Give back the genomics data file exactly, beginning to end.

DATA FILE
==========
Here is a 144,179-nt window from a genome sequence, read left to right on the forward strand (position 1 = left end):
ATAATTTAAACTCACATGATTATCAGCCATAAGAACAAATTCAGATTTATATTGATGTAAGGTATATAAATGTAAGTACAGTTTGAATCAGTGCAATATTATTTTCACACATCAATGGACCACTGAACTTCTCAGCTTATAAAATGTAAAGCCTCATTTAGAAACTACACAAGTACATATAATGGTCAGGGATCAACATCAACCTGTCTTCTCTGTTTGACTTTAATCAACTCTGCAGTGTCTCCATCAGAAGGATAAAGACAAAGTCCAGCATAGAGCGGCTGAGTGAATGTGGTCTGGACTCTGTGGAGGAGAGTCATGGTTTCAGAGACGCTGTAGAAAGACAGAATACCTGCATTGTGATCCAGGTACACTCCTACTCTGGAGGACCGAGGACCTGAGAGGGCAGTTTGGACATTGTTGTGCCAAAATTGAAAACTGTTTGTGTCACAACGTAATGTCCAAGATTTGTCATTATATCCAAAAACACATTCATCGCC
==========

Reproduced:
Here is a 144,179-nt window from a genome sequence, read left to right on the forward strand (position 1 = left end):
ATAATTTAAACTCACATGATTATCAGCCATAAGAACAAATTCAGATTTATATTGATGTAAGGTATATAAATGTAAGTACAGTTTGAATCAGTGCAATATTATTTTCACACATCAATGGACCACTGAACTTCTCAGCTTATAAAATGTAAAGCCTCATTTAGAAACTACACAAGTACATATAATGGTCAGGGATCAACATCAACCTGTCTTCTCTGTTTGACTTTAATCAACTCTGCAGTGTCTCCATCAGAAGGATAAAGACAAAGTCCAGCATAGAGCGGCTGAGTGAATGTGGTCTGGACTCTGTGGAGGAGAGTCATGGTTTCAGAGACGCTGTAGAAAGACAGAATACCTGCATTGTGATCCAGGTACACTCCTACTCTGGAGGACCGAGGACCTGAGAGGGCAGTTTGGACATTGTTGTGCCAAAATTGAAAACTGTTTGTGTCACAACGTAATGTCCAAGATTTGTCATTATATCCAAAAACACATTCATCGCC